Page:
27 January 2013

Chekhov Wrote Crime Stories?

by Louis Willis

From the preface of A Night in the Cemetery and Other Stories of Crime & Suspense:  “In the villages where he practiced, Chekhov accompanied local police on criminal investigations and performed autopsies.”

I never thought of Chekhov, one of my favorite short story writers, as a writer of crime or mystery stories. Of course, if writers use their experiences as material for stories, then it shouldn’t be a surprise that Chekhov tried his hand at writing crime stories. I decided to buy the book after reading the review by Otto Penzler in the New York paper The Sun back in 2008.

The name of the editor who selected the stories for the book is not shown. The name of the translator, Peter Sekirin, is, so I assume he was also the person who selected the stories. Why he included the essay “What You Usually Find In Novels” in which Chekhov lists the elements that go into a novel– character, setting, conflict– is a mystery. Why he chose some of the stories is also a mystery since they are not, properly speaking, crime stories. 

Anyway, for this article, I analyzed what I think are two crime stories and two mystery stories.

“Evildoer” captures the mind of the Russian peasant and Russian officials. Since the crime has already been committed, the story is more a court room drama told in short form. A fisherman is on trial for the crime of unscrewing the nuts that hold down the railroad tracks. He explains to the judge that he uses the nuts as weights for his fishing lines. His explanation baffles the judge who can't believe it and tries to explain to him that unscrewing the nuts causes train wrecks. The fisherman doesn't believe the judge’s explanation and doesn't understand why he is being sent to prison. I like this story because it shows a good story doesn’t always need a surprise ending, only a satisfactory one.

”Misfortune,” one of the best stories in the book, shows Chekhov’s storytelling genius. In a few words, he captures a disastrous moment in a man’s life due to his lack of understanding that signing reports makes him legally responsible for their accuracy. A merchant is a member of the town bank's auditing committee. After the director, accountant, his assistant, and two members of the board are sent to prison for embezzlement, a later investigation reveals the merchant signed the reports. He admits he didn't understand them. He also doesn't understand that signing the reports made him complicit in the embezzlement. Again, no surprise ending but a great story.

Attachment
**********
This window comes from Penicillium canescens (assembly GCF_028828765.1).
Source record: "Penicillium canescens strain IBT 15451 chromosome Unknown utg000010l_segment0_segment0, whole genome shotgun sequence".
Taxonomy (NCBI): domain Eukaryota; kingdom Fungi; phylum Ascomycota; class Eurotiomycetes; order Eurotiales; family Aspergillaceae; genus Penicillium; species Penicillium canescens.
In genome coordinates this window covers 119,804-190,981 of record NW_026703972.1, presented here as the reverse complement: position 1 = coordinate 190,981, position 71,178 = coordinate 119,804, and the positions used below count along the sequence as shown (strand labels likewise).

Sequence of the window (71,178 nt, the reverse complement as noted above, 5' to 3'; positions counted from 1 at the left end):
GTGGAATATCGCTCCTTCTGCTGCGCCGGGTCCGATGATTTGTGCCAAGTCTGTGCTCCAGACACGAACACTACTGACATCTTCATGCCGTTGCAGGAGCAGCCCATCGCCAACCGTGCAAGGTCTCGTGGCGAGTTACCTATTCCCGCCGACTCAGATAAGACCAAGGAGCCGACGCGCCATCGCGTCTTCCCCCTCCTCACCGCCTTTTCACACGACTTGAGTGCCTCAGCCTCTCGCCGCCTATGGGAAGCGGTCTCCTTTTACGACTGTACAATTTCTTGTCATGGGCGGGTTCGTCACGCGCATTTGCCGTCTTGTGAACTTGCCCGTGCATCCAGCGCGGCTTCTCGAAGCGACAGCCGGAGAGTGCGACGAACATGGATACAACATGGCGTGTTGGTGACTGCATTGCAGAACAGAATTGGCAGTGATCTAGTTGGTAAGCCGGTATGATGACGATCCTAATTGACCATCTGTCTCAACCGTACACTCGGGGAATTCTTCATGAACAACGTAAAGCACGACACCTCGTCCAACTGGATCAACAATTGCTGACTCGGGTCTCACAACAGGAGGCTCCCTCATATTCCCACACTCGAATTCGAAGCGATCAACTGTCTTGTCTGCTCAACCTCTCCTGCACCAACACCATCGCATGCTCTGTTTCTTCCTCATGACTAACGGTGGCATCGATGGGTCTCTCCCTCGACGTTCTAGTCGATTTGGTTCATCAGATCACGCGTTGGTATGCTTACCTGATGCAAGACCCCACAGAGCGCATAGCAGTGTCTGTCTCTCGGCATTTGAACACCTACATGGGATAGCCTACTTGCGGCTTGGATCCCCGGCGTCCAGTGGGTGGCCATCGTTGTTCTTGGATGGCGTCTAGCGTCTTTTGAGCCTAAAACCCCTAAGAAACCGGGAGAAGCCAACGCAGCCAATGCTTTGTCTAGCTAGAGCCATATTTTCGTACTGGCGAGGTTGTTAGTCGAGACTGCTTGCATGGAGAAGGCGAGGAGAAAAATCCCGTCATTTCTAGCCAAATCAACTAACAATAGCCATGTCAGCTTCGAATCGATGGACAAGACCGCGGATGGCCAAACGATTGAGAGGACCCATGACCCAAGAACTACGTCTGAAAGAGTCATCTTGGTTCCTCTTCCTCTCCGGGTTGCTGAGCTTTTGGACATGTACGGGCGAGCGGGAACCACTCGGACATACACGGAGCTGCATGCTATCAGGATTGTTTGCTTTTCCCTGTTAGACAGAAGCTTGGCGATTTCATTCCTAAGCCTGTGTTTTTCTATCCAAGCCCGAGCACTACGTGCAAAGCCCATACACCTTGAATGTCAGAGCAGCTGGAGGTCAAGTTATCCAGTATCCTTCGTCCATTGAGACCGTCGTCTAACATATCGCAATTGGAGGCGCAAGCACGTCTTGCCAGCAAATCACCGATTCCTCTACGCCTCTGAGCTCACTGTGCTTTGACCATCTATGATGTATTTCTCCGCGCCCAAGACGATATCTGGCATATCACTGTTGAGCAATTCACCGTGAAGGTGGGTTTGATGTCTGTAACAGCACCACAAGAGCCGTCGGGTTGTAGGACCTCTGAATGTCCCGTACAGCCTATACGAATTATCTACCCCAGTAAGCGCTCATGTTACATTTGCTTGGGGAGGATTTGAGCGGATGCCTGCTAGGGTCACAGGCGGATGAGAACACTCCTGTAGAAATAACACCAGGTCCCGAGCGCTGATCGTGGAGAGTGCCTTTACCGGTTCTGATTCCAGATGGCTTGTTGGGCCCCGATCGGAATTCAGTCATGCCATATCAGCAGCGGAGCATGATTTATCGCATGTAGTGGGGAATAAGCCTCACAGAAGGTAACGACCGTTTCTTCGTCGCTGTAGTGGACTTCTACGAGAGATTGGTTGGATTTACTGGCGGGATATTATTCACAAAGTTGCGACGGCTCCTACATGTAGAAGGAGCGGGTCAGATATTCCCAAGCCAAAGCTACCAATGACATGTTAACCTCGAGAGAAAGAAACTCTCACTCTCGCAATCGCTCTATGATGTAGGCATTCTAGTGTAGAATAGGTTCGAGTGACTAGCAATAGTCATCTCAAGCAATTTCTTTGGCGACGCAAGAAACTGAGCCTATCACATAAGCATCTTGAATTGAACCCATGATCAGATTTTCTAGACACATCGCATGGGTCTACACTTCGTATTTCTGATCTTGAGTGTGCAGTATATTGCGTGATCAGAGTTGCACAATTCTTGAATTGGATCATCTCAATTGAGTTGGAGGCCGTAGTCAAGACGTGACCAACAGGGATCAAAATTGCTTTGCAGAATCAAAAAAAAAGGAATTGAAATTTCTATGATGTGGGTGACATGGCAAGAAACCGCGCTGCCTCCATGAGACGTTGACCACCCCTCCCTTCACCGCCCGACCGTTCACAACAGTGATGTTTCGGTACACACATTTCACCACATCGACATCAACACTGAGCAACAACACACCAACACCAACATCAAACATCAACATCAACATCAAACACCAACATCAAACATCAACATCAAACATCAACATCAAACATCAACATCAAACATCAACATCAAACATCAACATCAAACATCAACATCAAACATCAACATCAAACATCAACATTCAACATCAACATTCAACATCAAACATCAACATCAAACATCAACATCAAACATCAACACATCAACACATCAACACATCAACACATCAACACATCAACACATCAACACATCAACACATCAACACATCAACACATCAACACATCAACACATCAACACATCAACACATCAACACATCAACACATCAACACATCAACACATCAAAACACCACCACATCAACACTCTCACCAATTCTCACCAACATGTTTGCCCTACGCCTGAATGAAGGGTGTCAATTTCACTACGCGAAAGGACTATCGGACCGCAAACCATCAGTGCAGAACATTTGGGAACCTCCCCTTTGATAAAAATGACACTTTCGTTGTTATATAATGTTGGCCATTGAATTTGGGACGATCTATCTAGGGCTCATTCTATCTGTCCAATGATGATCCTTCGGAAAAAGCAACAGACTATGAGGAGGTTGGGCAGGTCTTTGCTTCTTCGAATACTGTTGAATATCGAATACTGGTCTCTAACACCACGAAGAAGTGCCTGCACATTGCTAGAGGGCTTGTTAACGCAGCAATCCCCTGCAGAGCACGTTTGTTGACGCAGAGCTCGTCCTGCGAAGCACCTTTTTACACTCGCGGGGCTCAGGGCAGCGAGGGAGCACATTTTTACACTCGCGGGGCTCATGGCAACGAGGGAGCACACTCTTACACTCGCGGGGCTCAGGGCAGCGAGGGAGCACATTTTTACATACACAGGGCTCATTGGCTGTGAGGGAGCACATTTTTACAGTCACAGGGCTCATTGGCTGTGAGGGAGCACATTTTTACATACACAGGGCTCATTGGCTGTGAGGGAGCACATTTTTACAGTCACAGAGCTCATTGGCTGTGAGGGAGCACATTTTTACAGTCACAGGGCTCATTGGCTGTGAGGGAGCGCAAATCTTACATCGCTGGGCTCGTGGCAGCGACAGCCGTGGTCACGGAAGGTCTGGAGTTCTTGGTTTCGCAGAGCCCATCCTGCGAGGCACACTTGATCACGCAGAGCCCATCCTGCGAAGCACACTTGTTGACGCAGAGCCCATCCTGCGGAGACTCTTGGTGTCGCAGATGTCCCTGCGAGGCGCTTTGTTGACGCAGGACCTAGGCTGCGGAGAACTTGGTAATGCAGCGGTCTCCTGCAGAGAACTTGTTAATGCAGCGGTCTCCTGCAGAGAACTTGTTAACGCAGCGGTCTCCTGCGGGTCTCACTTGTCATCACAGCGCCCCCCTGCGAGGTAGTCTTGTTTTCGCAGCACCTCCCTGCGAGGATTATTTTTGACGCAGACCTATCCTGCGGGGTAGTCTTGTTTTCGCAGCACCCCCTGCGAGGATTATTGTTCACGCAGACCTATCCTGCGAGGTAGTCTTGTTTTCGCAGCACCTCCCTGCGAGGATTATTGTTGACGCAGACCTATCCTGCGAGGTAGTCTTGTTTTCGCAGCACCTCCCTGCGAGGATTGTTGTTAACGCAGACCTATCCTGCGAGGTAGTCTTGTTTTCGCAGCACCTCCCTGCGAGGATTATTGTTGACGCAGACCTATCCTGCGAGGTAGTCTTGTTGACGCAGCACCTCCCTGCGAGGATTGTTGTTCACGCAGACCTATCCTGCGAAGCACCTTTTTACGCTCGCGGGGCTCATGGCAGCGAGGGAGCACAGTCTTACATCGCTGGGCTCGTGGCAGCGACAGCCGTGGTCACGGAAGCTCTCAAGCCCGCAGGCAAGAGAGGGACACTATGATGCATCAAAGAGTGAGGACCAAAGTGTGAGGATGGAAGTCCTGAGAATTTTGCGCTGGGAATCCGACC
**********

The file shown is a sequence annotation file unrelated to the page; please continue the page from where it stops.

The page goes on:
“The Swedish Match” is a true locked room mystery with a surprise ending. A retired police officer is missing from his room and believed to have been murdered, but the body cannot be found. It appears the killer entered the room through a window and that the dead man was taken from the room through the same window. Suspects are his sister, his mistress, his butler, and his manager who reported the murder. The surprise ending is not exactly starling but it works.  

The detective story “The Drama At The Hunt: From Notes of A Police Detective” is an abridged version of what seems to be a novella that has a good surprise ending. It has all the ingredients of a good murder mystery: a promiscuous woman, three men who are involved with her, and jealousy: a 19-year-old woman is hit on the head and stabbed several times. Her husband is tried and convicted for the murder.

In the last chapter, which is somewhat confusing, the narrator changes from the investigating detective to a book editor to whom he has submitted the manuscript of a novel based on what he claims is a true story. The abridgment of the novella makes it choppy and at time confusing. Nevertheless, it is the best story in the book, if only it hadn’t been abridged.

I liked some of the stories, but I was disappointed overall in the selection of tales. I’m no linguist and certainly can’t read Russian, but at times I felt the translation wasn’t quite right. Still, I enjoyed those few good stories.

8 comments:

Leigh Lundin said...

Wow! I didn't know any of those. I tend to think of Chekhov as the master of slice-of-life literary fiction and not genre.

Very impressive, Louis, and quite a classic mystery.

R.T. Lawton said...

Louis, I located my 1929 copyright by Walter J. Black, Inc. of THE WORKS OF ANTON CHEKHOV and looked for the four stories you mentioned. Like you, I found some problems with the translation. You mentioned "The Swedish Match," but in my copy it's called "The Safety Match" and your long title about the hunt and the detective is called "The Shooting Party" in my copy. I didn't find the other two stories by title, but then they may also have been translated differently. Chekhov wrote some great stories, but whoever translated into English made it into some laborius reading.

librarian said...

This bibliography and this list of short stories might help. The latter has links to free on-line e-texts.

Louis A. Willis said...

Thanks, Leigh.

R. T., Glad to know that I’m not the only reader who felt a problem with some of the translations.

Thanks to librarian for the list. It will help with my building a digital collection of Chekhov’s stories.

Anonymous said...

It shows good writers aren't locked into one style, no matter what the public thinks. Jimi Hendrix said he wanted to be a bluesman, but the public narrowly thought of him as slash guitar.

John Floyd said...

Very interesting, Louis! Chekhov is one of my favorites as well--thanks for the review.

Dixon Hill said...

Louis, thanks for a great post with a lot of interesting info I wouldn't have guessed at.

--Dix

Jeff Baker said...

I got the book when it came out, I still haven't read my way through it!